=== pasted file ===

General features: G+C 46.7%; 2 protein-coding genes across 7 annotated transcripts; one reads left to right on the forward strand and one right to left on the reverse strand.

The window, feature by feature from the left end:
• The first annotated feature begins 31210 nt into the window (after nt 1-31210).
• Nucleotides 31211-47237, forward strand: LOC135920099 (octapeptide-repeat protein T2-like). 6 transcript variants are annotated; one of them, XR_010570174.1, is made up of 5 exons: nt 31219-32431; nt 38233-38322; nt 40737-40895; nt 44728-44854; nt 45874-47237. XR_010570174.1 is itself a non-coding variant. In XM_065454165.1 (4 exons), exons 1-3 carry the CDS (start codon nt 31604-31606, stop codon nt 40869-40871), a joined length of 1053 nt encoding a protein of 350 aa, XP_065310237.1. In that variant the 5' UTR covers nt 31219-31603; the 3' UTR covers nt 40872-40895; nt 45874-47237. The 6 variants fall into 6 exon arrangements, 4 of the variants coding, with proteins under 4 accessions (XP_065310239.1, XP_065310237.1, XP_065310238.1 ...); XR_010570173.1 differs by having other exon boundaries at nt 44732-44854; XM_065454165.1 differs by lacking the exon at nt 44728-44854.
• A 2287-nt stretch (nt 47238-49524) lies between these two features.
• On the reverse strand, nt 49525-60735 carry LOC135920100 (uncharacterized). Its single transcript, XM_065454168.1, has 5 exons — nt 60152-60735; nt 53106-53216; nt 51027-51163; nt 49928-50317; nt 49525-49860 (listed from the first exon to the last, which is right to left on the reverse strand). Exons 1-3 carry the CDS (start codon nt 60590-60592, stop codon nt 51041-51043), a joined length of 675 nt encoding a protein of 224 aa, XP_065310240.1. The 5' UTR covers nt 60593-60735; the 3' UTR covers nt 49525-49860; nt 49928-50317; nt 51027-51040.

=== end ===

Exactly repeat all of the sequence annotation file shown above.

General features: G+C 46.7%; 2 protein-coding genes across 7 annotated transcripts; one reads left to right on the forward strand and one right to left on the reverse strand.

The window, feature by feature from the left end:
• The first annotated feature begins 31210 nt into the window (after nt 1-31210).
• Nucleotides 31211-47237, forward strand: LOC135920099 (octapeptide-repeat protein T2-like). 6 transcript variants are annotated; one of them, XR_010570174.1, is made up of 5 exons: nt 31219-32431; nt 38233-38322; nt 40737-40895; nt 44728-44854; nt 45874-47237. XR_010570174.1 is itself a non-coding variant. In XM_065454165.1 (4 exons), exons 1-3 carry the CDS (start codon nt 31604-31606, stop codon nt 40869-40871), a joined length of 1053 nt encoding a protein of 350 aa, XP_065310237.1. In that variant the 5' UTR covers nt 31219-31603; the 3' UTR covers nt 40872-40895; nt 45874-47237. The 6 variants fall into 6 exon arrangements, 4 of the variants coding, with proteins under 4 accessions (XP_065310239.1, XP_065310237.1, XP_065310238.1 ...); XR_010570173.1 differs by having other exon boundaries at nt 44732-44854; XM_065454165.1 differs by lacking the exon at nt 44728-44854.
• A 2287-nt stretch (nt 47238-49524) lies between these two features.
• On the reverse strand, nt 49525-60735 carry LOC135920100 (uncharacterized). Its single transcript, XM_065454168.1, has 5 exons — nt 60152-60735; nt 53106-53216; nt 51027-51163; nt 49928-50317; nt 49525-49860 (listed from the first exon to the last, which is right to left on the reverse strand). Exons 1-3 carry the CDS (start codon nt 60590-60592, stop codon nt 51041-51043), a joined length of 675 nt encoding a protein of 224 aa, XP_065310240.1. The 5' UTR covers nt 60593-60735; the 3' UTR covers nt 49525-49860; nt 49928-50317; nt 51027-51040.